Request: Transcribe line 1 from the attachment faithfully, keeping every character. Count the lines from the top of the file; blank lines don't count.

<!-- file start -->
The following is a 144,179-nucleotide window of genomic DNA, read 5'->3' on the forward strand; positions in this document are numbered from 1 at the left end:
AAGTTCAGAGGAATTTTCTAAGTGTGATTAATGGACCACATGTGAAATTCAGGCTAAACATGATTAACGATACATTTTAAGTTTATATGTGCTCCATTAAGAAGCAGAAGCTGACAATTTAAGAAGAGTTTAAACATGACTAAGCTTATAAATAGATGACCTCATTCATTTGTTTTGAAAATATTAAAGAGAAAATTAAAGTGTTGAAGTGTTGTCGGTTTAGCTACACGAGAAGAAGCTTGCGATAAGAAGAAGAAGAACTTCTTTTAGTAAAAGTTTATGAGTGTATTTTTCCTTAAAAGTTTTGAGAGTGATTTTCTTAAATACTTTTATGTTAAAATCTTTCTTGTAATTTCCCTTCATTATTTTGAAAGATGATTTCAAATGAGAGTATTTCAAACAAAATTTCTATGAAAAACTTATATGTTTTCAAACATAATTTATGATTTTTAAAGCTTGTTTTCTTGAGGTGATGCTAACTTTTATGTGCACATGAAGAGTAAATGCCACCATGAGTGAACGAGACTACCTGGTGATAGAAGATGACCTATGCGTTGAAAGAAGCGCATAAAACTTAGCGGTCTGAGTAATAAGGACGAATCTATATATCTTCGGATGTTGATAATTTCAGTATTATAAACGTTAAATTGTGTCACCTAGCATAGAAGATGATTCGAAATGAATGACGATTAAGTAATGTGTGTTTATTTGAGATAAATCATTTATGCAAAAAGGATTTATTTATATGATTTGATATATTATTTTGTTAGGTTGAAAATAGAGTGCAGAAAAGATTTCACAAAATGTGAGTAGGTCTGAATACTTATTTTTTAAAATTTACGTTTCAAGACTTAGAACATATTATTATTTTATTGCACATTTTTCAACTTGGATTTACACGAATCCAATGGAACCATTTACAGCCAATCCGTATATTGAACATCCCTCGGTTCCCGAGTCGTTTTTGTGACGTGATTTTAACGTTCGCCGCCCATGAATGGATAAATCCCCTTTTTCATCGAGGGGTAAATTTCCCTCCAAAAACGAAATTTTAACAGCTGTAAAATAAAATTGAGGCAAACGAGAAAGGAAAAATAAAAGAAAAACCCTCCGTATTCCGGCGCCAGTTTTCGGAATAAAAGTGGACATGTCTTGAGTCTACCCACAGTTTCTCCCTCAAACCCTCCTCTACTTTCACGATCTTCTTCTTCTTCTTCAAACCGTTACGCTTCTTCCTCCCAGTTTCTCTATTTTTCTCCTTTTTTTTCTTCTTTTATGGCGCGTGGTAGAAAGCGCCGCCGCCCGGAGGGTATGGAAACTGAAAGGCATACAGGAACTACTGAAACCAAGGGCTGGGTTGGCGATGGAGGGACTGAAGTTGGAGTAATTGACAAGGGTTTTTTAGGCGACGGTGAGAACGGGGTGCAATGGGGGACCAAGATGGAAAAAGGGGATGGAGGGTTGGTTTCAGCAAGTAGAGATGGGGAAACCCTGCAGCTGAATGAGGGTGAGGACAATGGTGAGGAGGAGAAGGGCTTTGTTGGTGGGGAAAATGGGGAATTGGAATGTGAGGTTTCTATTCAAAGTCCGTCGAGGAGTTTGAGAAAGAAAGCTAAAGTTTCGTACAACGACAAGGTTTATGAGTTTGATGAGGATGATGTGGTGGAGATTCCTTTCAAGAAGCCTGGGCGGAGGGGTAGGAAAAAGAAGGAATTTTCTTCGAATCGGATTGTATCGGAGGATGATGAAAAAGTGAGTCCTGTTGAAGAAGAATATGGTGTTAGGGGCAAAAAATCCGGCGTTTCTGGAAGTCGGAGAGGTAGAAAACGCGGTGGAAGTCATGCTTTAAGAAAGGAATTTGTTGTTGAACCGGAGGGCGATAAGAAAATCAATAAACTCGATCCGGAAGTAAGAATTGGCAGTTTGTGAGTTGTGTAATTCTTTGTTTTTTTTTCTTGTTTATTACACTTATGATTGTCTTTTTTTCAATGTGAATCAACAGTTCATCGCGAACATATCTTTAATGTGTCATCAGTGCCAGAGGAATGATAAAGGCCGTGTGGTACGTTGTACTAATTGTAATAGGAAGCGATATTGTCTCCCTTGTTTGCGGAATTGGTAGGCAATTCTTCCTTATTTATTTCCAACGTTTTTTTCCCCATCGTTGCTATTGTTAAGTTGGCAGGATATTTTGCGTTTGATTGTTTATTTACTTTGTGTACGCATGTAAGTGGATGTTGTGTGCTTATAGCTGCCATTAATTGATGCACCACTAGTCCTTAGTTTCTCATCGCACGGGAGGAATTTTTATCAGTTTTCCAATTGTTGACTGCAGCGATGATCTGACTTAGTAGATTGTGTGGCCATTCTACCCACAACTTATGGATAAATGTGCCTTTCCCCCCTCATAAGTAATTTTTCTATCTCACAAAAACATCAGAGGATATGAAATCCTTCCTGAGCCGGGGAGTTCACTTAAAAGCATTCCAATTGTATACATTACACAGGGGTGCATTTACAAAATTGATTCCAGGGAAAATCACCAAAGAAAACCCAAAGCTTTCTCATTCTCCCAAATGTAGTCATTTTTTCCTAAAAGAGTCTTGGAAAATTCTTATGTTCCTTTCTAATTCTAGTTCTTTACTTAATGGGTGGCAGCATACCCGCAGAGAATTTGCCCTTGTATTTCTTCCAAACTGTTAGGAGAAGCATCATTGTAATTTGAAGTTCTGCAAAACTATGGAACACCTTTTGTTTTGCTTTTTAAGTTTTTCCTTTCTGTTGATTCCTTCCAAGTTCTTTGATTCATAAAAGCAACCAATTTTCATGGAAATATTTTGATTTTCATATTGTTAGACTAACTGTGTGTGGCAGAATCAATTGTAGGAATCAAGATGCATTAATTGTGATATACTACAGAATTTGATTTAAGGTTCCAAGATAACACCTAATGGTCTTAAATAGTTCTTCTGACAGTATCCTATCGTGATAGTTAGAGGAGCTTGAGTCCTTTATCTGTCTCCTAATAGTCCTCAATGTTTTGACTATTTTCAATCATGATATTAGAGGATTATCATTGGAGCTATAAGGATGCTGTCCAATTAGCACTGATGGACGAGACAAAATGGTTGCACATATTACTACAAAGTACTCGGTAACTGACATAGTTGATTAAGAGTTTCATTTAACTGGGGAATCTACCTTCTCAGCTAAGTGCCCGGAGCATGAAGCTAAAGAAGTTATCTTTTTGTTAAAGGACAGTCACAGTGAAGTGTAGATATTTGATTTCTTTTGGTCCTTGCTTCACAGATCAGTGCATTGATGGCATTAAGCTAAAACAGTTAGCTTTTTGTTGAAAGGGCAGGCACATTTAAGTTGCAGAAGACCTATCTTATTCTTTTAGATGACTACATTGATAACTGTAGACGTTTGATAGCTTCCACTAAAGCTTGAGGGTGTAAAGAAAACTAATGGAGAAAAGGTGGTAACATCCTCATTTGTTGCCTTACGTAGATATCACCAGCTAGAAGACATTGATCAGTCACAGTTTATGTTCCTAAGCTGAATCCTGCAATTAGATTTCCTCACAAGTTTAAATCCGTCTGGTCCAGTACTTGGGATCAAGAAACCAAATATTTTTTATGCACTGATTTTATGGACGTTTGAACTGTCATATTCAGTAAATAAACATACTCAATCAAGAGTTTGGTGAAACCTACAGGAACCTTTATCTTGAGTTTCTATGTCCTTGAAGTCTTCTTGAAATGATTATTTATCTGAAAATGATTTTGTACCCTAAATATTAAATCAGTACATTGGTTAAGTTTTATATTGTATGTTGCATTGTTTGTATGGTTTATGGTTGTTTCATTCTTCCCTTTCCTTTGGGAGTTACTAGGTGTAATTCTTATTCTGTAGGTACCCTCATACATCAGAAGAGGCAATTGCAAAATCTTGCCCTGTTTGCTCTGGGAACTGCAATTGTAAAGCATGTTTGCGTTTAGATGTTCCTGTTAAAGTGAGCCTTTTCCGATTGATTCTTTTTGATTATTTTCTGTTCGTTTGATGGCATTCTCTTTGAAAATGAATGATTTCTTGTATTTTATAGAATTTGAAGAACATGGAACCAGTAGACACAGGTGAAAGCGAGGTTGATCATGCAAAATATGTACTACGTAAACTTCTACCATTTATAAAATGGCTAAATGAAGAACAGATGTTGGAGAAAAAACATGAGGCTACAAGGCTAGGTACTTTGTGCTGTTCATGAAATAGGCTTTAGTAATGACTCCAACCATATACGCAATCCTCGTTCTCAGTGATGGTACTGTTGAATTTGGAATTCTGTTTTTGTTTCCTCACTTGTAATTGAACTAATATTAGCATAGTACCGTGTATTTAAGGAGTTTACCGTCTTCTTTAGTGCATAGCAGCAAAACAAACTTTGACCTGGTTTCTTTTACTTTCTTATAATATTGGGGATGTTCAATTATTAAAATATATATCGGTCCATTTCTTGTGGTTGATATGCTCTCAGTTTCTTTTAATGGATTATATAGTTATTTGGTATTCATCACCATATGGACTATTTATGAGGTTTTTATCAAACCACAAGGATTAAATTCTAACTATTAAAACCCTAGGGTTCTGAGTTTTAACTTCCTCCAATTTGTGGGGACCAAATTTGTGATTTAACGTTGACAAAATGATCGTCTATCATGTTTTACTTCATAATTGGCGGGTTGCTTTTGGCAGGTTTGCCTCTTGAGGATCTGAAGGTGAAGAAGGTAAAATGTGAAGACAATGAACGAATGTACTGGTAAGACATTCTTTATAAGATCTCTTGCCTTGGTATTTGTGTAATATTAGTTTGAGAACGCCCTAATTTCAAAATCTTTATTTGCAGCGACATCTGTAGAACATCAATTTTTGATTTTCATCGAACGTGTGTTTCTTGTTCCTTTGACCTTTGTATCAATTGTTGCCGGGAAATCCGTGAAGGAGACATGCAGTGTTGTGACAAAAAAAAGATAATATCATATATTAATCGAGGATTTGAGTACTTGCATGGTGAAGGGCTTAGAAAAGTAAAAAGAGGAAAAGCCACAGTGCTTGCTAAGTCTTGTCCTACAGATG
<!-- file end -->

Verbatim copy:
The following is a 144,179-nucleotide window of genomic DNA, read 5'->3' on the forward strand; positions in this document are numbered from 1 at the left end: